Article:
Mac SE hard disk won't boot.

edited July 2017 in Hardware
I've had a Macintosh SE 1MB from 1986 for a couple years now.

I didn't use it much as I don't have a way to make mac 800k formatted floppies at the moment, but today I thought I would search up for a program that'd transfer files from my pc to the mac se by some sort of cable, maybe paralell? (Side question, is there a program like this?).

I went to turn on the Mac SE, and it turns on, but it gives me an image, of a floppy disk with a question mark. I saw that the HDD activity light was not on, so I think the problem is with the HDD.

I confirmed this by loading my Macintosh Sytem +MacWrite + MacPaint boot disc in which contains System 4, and it booted from that just fine.

This Mac SE has not seen very much use, when I turned it on, it was usually for a little while, most times under 10 miutes.

Does anyone know what (aside from a dead drive) might be going on? Is there maybe some things to try without removing the case and messing with the internals?

I'm hoping that it's something simple, like I set it to boot from Floppy but forgot, and all I need to do is change the setting, but that's probably not the case.

Help would be appreciated.


  • Super Weird:

    I opended "MultiFinder" from the floppy disc, let it just shit there for a while, then I cliked "Shut Down", it ejected the system disk and then loaded from the hard disk.

    After the OS had loaded from the hard disc, I clicked shutdown again, and then flicked the switch on the back to "off", then I turned it back on and the hard disk boots just fine.

    I'm glad the hard disk works, but I wonder what caused it not to boot before?

    This has happened to me once before, but the previous time it gave me the "floppy with a question mark" image for a few minutes, then loaded from the hard disk.

    Is there something I should take a closer look at?
  • With a hard drive, it could be mechanical issues; however, issues involving rapid power cycles hint towards capacitors.
  • It might just be the motor spindle sticking. Could you hear if it spun up or not at first?

    After so long oils break down and don't lubricate as well. If a unit is left on for a while and the drive warms up a bit it can loosen up and start spinning. If that is the case then it will work fine for a while, but after a few months or more of inactivity it could go back to sticking.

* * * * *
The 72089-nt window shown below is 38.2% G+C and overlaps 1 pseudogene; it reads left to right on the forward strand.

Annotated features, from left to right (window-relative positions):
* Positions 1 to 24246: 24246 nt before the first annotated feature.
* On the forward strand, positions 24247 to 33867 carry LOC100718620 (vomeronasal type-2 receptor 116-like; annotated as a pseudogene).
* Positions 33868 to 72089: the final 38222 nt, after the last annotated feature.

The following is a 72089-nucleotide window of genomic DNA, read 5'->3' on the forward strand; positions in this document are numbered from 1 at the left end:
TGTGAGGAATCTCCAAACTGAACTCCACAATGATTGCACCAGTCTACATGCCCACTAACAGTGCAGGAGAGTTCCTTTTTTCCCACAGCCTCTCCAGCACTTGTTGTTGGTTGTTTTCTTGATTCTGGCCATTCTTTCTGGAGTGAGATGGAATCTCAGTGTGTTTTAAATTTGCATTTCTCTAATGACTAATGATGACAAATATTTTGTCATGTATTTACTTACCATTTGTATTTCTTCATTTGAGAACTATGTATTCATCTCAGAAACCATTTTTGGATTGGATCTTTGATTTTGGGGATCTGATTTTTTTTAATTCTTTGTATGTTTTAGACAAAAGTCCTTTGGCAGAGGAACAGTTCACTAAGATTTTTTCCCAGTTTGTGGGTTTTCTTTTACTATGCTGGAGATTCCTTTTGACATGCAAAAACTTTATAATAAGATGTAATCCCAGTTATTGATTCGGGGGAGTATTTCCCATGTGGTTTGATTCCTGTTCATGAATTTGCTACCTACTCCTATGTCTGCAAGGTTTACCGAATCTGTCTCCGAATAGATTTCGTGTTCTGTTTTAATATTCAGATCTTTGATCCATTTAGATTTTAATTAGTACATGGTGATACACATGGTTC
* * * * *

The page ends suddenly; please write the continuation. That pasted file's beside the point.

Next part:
• Ah.

    I posted this on VcFed as well, and I got the same reply about oils and sticking.

    I guess I will have to remember to turn it on every day or two for a while now to keep the oil warm.

    I could always replace it with a scsi sd adapter, but just leaving it running every day or two while im doing my daily computing tasks on other things, is far less work (and money) than buying and installing an adapter.

    Is there any way to make the monitor turn itself off as to prevent burn-in when I leave it running?

    I have had it running for over half an hour now, and the monitor was still showing the desktop, which considering it is monochrome had a lot of white and light grey, the kind of thing that is prime for causing burn-in.

    This is of course an all-in-one design, and I am not able to just turn the monitor off by a switch or button.

    Is there anyway to do this in software, a key combo or something?
  • I don't know much about old Mac's of the '80s or '90s but the SCSI hard drives of old Macintoshes are dying and they aren't as reliable as the newer physical hard disks of the late 90's and more commonly any hard disks made after 2005 are pretty reliable. If it's not a dead HDD, then most likely the HDD head might be scratching the platters of the HDD and those can create "bad sectors" where the data can't be stored on anymore. Maybe try to clone the HDD image or find some reinstallation floppy disks for MacOS <MacOS version> and a new SCSI HDD for the MacSE.

    Best of luck with getting it to work again :)
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